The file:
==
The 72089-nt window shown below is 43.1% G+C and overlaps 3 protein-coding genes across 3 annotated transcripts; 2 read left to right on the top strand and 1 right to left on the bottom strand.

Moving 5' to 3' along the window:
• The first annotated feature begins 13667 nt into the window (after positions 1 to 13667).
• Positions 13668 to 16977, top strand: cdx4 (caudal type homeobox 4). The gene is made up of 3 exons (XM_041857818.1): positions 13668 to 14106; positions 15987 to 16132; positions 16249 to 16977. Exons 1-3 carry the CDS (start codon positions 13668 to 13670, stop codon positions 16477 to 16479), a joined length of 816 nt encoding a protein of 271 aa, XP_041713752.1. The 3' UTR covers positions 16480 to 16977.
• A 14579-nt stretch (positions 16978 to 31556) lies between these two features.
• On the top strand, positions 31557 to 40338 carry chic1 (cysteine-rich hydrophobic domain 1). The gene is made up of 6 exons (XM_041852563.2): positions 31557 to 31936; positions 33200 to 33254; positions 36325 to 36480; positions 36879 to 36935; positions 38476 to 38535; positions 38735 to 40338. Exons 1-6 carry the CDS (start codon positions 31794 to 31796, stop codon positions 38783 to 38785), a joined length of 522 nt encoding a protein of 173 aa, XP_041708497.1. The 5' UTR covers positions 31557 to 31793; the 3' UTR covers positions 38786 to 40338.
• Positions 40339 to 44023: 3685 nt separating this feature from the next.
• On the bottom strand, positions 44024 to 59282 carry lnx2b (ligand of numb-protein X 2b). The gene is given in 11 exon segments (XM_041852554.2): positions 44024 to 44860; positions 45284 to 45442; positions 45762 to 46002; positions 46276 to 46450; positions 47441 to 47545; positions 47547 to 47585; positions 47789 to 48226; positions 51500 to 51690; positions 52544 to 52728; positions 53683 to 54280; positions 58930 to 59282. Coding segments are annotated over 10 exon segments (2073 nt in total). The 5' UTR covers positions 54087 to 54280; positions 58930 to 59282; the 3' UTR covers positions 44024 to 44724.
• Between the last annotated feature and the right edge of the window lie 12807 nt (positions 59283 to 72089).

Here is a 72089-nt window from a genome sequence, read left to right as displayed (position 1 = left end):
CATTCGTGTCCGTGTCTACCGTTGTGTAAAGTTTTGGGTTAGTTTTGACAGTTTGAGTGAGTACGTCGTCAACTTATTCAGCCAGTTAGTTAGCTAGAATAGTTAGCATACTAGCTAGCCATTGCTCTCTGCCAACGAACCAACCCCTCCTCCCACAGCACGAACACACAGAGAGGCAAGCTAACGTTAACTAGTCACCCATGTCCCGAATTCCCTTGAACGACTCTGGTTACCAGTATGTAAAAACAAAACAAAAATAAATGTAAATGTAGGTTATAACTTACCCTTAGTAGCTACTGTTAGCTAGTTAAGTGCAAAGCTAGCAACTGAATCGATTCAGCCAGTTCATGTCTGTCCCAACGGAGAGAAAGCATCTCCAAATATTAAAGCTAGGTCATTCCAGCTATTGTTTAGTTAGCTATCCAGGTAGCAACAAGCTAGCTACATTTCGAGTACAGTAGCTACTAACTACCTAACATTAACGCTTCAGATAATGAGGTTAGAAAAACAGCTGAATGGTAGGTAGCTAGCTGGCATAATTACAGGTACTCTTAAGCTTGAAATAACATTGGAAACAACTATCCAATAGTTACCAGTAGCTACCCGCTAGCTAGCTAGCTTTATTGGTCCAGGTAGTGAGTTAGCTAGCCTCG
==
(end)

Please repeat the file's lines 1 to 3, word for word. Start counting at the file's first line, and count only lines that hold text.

The 72089-nt window shown below is 43.1% G+C and overlaps 3 protein-coding genes across 3 annotated transcripts; 2 read left to right on the top strand and 1 right to left on the bottom strand.

Moving 5' to 3' along the window:
• The first annotated feature begins 13667 nt into the window (after positions 1 to 13667).